A caterpillar which attracts ants

       During a trip in the Valais in June 2010 (Switzerland) I came across this head of Onobrychis sp. To my surprise there were some caterpillars of a Lycaenid butterfly on this foodplant. Their colours were very similar to that of the flowers themselves and these larvas would have been easy to miss without the ants that were interacting frantically with them.
  This is a typical scene of myrmecophily, which is a sophisticated relationship between caterpillars of some Lycaenid species and ants.
The identification of the caterpillars is not certain but they could be of Green-underside Blue (Glaucopsyche alexi)...

The pictures above show different scenes of the association ant-caterpillar. Thanks to the help of Mr Claude Lebas and his website (http://cle.fourmis.free.fr/index.html) the ant was identified with certainty : Camponotus aethiops. The larvas were quite variable in size and they also showed different colours (greenish, yellowish, pinkinsh...)
    On each of the two pictures here , one of the caterpillars exteriorizes briefly its tentacular glands (see the close up below) ; this is something rather hard to catch with the camera because it is such an ephemeral instant.
It seems that tentacular glands release some chemicals which calm down the ants, avoiding attacks.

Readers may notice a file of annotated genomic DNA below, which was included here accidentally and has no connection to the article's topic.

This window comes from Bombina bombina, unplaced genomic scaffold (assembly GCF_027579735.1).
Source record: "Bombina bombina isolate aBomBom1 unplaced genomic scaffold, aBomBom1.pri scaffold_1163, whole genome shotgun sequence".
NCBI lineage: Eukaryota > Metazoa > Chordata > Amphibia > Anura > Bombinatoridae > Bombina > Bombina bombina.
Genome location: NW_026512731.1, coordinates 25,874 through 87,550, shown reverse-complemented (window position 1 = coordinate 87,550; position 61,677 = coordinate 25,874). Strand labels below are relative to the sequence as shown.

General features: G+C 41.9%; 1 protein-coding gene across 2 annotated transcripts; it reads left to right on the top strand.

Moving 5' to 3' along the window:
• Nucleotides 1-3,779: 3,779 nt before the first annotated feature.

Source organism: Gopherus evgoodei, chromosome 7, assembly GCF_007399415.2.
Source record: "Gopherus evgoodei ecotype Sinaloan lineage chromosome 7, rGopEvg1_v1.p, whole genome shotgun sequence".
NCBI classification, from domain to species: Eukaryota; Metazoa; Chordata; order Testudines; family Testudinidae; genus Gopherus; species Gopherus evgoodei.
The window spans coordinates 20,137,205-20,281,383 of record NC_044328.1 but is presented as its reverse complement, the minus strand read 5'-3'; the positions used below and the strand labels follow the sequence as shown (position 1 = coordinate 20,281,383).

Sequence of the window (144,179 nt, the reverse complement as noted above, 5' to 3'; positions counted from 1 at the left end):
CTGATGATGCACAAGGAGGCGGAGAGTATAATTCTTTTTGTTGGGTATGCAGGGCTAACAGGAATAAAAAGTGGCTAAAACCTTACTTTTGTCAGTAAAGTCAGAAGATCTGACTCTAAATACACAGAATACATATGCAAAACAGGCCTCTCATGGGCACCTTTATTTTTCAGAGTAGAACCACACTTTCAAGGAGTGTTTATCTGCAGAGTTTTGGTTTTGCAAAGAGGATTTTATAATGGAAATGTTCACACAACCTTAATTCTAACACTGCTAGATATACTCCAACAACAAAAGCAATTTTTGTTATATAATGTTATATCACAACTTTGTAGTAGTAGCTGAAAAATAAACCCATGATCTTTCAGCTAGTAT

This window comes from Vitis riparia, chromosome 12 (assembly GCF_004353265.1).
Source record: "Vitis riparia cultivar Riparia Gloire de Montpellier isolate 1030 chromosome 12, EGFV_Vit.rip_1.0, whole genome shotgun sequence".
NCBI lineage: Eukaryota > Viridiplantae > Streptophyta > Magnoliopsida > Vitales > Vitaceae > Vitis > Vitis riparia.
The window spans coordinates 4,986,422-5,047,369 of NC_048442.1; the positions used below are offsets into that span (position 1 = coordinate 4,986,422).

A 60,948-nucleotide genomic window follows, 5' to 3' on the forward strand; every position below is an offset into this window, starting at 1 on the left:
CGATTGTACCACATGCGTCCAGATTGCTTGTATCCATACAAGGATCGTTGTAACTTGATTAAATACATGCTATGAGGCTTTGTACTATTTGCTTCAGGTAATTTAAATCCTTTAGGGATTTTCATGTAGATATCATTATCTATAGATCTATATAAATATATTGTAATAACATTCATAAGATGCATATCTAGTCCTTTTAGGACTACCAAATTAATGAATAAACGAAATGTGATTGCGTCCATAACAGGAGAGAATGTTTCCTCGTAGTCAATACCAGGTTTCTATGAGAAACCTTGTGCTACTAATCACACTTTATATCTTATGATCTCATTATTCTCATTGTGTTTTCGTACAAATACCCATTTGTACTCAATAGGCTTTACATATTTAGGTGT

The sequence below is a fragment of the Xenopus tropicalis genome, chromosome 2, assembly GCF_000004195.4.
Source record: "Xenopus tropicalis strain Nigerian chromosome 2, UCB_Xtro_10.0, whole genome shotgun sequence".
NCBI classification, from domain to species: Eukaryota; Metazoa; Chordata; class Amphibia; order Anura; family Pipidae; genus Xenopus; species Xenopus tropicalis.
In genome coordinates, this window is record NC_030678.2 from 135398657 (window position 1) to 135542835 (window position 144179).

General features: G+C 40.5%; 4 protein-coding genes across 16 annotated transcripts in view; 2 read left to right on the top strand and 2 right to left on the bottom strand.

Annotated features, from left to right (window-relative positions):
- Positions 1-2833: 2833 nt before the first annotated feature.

When stimulating the larva, the ant gets  a drop of nutritive liquid from the caterpillar ; on the picture here an ant is licking the drop which is produced by the Newcomer's gland located on the backpart of the larva.
In a way ants take care of larvas (without attacking them) and receive food as counterpart
 Close up showing the caterpillar's eversible tentacular glands when moving outwards

 Close up showing the Newcomer's gland just before releasing  the drop (a tentacular gland is still out); it seems that the ant triggered the drop releasing by touching the rear part of the caterpillar with its antennas.  Close up showing the ant eagerly licking the liquid. Fascinating...

 From time to time some ants were interacting with each other, as if they were exchanging something. The larger ant was perhaps tasked to collect liquids harvested by ant-workers.    

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